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Marxen Coat of Arms / Marxen Family Crest

Marxen Coat of Arms / Marxen Family Crest

This surname MARXEN was originally from the Latin Marcus, the personal name of St Mark the Evangelist, author of the second Gospel. The name was borne also by a number of other early Christian saints. MARCUS was an old Roman name of uncertain etymology; it may have some connection with the war God Mars. The given name was not as popular in England in the Middle Ages as it was on the Continent, especially in Italy, where the evangelist became the patron of Venice and the Venetian Republic, and was allegedly buried at Aquileia. In England the name was a topographic name for someone who lived on a boundary between two districts, or a habitation name from any of the various places named with this word, such as Mark in Somerset. The earliest of the name on record appears to be Adelolfus de Merc, who was recorded as a tenant-in-chief in the Domesday Book of 1086. Most of the European surnames were formed in the thirteenth and fourteenth centuries. The process had started somewhat earlier and had continued in some places into the 19th century, but the norm is that in the tenth and eleventh centuries people did not have surnames, whereas by the fifteenth century most of the population had acquired a second name. The name is also spelt MARC, MARKES, MARKSON, MARKS, MARK, MARCUS, MAUKE, MERKLE, MARKIN and MARCON, to name but a few. Other records of the name mention Rogerus filius Markes, who was recorded in 1207 in Hampshire, and Marc le Draper appears in 1292 in London. Robertus Marcus was recorded in 1288. It has long been a matter of doubt when the bearing of coats of arms first became hereditary and it was not until the Crusades that Heraldry came into general use. Men went into battle heavily armed and were difficult to recognise. It became the custom for them to adorn their helmets with distinctive crests, and to paint their shields with animals and the like. Coats of arms accompanied the development of surnames, becoming hereditary in the same way. Later instances of the name include Johannes Markson of Yorkshire, who was listed in the Yorkshire Poll Tax of 1379. John Marks of County Devon, registered at Oxford University in the year 1575, and John Marks and Sarah Powell were married at St. George's, Hanover Square, London in the year 1749. The lion depicted in the arms is the noblest of all wild beasts which is made to be the emblem of strength and valour, and is on that account the most frequently borne in Coat-Armour.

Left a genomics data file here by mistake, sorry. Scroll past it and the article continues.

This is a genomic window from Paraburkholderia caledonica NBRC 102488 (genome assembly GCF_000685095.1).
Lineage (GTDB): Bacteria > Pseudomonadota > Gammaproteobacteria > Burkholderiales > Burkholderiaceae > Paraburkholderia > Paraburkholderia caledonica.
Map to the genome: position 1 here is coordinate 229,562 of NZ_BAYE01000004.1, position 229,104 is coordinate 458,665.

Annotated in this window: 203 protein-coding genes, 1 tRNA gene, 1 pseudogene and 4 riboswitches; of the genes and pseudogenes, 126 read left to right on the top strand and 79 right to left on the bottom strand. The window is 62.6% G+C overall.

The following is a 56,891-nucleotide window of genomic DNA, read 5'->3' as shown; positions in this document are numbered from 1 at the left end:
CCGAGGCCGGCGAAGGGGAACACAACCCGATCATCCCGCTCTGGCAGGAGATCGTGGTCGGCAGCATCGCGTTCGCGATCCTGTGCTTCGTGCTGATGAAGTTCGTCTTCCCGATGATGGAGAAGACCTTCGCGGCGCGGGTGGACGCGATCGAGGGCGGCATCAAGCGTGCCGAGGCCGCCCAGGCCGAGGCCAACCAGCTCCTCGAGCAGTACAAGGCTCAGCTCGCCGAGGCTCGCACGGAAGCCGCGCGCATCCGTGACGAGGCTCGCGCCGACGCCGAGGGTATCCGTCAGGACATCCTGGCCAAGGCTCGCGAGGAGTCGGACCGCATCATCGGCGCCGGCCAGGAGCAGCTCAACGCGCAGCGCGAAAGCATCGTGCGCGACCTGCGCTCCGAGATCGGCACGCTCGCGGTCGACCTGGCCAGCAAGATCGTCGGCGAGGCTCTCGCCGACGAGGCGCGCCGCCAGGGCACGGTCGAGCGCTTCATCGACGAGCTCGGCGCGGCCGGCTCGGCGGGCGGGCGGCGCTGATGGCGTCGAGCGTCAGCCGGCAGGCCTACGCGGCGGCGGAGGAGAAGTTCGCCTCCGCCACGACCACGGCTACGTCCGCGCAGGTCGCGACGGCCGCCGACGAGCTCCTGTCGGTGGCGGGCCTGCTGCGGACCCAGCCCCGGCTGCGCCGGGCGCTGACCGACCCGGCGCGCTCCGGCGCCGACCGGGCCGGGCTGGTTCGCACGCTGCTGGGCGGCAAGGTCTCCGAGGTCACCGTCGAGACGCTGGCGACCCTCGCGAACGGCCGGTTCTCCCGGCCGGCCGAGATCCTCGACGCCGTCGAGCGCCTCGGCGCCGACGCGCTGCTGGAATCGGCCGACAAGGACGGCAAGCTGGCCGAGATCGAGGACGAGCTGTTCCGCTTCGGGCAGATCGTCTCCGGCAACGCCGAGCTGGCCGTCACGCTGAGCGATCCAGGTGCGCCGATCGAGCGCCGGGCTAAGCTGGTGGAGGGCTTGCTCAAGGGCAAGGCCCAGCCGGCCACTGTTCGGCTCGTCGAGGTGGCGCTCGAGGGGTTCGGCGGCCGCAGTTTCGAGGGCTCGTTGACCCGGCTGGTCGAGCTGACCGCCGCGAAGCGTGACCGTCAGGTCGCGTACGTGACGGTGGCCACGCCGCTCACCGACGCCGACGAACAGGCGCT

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Last Updated: Dec. 1st, 2021

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